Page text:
IRON MAIDEN -80S SONGS
You can enjoy choosing from 35 official EMI videos in the video playlist above, which includes the band's best hits such as Run To The Hills, The Trooper and Can I Play With Madness, to name but a few.
The English heavy metal band formed in 1975 and have had many line-up changes since then. The band has released 37 albums, including live and compilation releases and EPs. The majority of the band's studio albums have reached the top ten here in the UK, with the 2010 studio album The Final Frontier topping the charts in numerous countries.
Iron Maiden's most successful period during the 1980s was in 1988 and 1989, with all four singles from the chart-topping Seventh Son of a Seventh Son album reaching the UK top ten.
1980 Iron Maiden #4
1981 Killers #12
1982 The Number of the Beast #1
1983 Piece of Mind #3
1984 Powerslave #2
1986 Somewhere in Time #3
1988 Seventh Son of a Seventh Son #1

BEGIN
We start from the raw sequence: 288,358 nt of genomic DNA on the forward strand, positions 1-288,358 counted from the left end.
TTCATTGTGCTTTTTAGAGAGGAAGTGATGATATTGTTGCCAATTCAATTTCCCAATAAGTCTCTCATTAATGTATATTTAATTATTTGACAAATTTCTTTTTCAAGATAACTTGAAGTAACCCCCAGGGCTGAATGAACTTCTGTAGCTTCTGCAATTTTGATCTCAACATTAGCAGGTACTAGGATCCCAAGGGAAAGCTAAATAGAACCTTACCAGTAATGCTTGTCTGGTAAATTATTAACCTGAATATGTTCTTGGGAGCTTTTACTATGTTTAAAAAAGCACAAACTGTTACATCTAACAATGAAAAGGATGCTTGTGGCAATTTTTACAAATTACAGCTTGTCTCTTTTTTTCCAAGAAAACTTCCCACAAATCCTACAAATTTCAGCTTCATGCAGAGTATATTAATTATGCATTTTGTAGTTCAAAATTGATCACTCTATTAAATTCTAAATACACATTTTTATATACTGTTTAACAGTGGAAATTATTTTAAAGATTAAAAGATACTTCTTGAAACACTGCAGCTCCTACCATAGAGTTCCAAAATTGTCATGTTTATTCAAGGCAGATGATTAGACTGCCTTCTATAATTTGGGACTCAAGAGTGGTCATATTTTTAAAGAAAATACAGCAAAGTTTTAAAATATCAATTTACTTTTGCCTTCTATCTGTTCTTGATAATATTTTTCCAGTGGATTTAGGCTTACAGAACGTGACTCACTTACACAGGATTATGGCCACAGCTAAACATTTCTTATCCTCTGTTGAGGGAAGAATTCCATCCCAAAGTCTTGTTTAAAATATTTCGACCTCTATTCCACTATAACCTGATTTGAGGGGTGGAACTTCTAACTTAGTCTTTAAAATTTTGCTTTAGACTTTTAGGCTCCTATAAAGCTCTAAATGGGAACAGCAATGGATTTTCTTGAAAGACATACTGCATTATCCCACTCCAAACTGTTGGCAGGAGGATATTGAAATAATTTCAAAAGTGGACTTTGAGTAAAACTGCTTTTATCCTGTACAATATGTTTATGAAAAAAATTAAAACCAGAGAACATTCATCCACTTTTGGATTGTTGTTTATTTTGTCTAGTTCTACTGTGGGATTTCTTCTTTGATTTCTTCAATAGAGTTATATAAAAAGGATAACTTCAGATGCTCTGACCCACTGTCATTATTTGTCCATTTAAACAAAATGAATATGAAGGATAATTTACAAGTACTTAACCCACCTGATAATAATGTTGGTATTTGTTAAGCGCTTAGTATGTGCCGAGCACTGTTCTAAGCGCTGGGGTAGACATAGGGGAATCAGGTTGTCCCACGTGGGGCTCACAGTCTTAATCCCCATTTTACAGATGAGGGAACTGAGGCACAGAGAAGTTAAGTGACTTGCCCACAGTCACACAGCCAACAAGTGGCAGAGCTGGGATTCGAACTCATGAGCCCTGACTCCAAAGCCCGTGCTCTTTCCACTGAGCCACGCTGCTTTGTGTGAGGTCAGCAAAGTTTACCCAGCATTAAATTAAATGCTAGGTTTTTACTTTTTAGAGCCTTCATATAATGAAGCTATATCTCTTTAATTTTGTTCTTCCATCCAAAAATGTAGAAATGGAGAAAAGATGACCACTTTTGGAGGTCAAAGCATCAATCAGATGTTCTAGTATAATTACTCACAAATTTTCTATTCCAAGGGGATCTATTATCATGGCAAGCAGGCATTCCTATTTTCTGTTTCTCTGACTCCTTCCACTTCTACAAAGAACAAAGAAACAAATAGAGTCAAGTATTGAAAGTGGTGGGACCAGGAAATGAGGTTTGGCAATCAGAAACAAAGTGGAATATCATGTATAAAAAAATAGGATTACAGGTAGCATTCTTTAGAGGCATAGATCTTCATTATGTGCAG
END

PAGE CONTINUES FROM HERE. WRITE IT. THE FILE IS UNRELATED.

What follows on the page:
1990 No Prayer for the Dying #2
1992 Fear of the Dark #1
1995 The X Factor #8
1998 Virtual XI #16
2000 Brave New World #7
2003 Dance of Death #2
2006 A Matter of Life and Death #4
2010 The Final Frontier #1
RUN TO THE HILLS (1982)
This was the heavy metal band's sixth single release, and the first Top Ten single for the band in the UK, reaching #7 in 1982. It was also the first single to feature Bruce Dickinson as lead singer, and features on Iron Maiden's third studio album The Number Of The Beast. The song's lyrics refer to the violence suffered by the Native Americans during the 19th century.
The band formed in East London in 1975 and have also been popular in Finland, where, during the noughties they had a run of seven top ten hit singles. That run is similar to a period at the end of the eighties. In the UK between 1988-90, Iron Maiden achieved success with seven top ten singles from the albums Seventh Son Of A Seventh Son and No Prayer For The Dying.
CAN I PLAY WITH MADNESS (1988)
THE EVIL THAT MEN DO (1988)
BRING YOUR DAUGHTER TO THE SLAUGHTER (1990)
Maiden released the song as the second single from the album No Prayer For The Dying, and it sounds much more energetic than Dickinson's solo effort. The song was banned by the BBC, and, inevitably, shot to No.1.